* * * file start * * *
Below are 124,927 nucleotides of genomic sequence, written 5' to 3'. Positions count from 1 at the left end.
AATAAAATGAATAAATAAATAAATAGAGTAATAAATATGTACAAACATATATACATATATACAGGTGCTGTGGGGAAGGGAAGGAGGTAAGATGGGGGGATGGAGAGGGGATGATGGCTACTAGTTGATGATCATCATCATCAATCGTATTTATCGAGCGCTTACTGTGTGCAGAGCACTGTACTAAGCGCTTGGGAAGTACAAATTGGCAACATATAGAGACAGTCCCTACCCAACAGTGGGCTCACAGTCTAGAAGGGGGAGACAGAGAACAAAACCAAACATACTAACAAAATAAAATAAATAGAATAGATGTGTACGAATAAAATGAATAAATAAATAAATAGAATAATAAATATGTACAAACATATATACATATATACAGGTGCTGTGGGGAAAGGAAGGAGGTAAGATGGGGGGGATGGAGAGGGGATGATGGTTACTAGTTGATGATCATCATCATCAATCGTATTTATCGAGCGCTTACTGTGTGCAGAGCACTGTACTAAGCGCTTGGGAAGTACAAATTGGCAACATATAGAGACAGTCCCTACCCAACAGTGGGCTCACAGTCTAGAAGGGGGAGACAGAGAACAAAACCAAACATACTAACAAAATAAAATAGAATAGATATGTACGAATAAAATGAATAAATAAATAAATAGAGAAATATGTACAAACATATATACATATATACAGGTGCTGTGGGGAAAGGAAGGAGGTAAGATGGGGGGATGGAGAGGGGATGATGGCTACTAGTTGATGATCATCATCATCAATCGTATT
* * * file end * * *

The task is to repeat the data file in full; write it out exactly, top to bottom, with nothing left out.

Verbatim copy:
Below are 124,927 nucleotides of genomic sequence, written 5' to 3'. Positions count from 1 at the left end.
AATAAAATGAATAAATAAATAAATAGAGTAATAAATATGTACAAACATATATACATATATACAGGTGCTGTGGGGAAGGGAAGGAGGTAAGATGGGGGGATGGAGAGGGGATGATGGCTACTAGTTGATGATCATCATCATCAATCGTATTTATCGAGCGCTTACTGTGTGCAGAGCACTGTACTAAGCGCTTGGGAAGTACAAATTGGCAACATATAGAGACAGTCCCTACCCAACAGTGGGCTCACAGTCTAGAAGGGGGAGACAGAGAACAAAACCAAACATACTAACAAAATAAAATAAATAGAATAGATGTGTACGAATAAAATGAATAAATAAATAAATAGAATAATAAATATGTACAAACATATATACATATATACAGGTGCTGTGGGGAAAGGAAGGAGGTAAGATGGGGGGGATGGAGAGGGGATGATGGTTACTAGTTGATGATCATCATCATCAATCGTATTTATCGAGCGCTTACTGTGTGCAGAGCACTGTACTAAGCGCTTGGGAAGTACAAATTGGCAACATATAGAGACAGTCCCTACCCAACAGTGGGCTCACAGTCTAGAAGGGGGAGACAGAGAACAAAACCAAACATACTAACAAAATAAAATAGAATAGATATGTACGAATAAAATGAATAAATAAATAAATAGAGAAATATGTACAAACATATATACATATATACAGGTGCTGTGGGGAAAGGAAGGAGGTAAGATGGGGGGATGGAGAGGGGATGATGGCTACTAGTTGATGATCATCATCATCAATCGTATT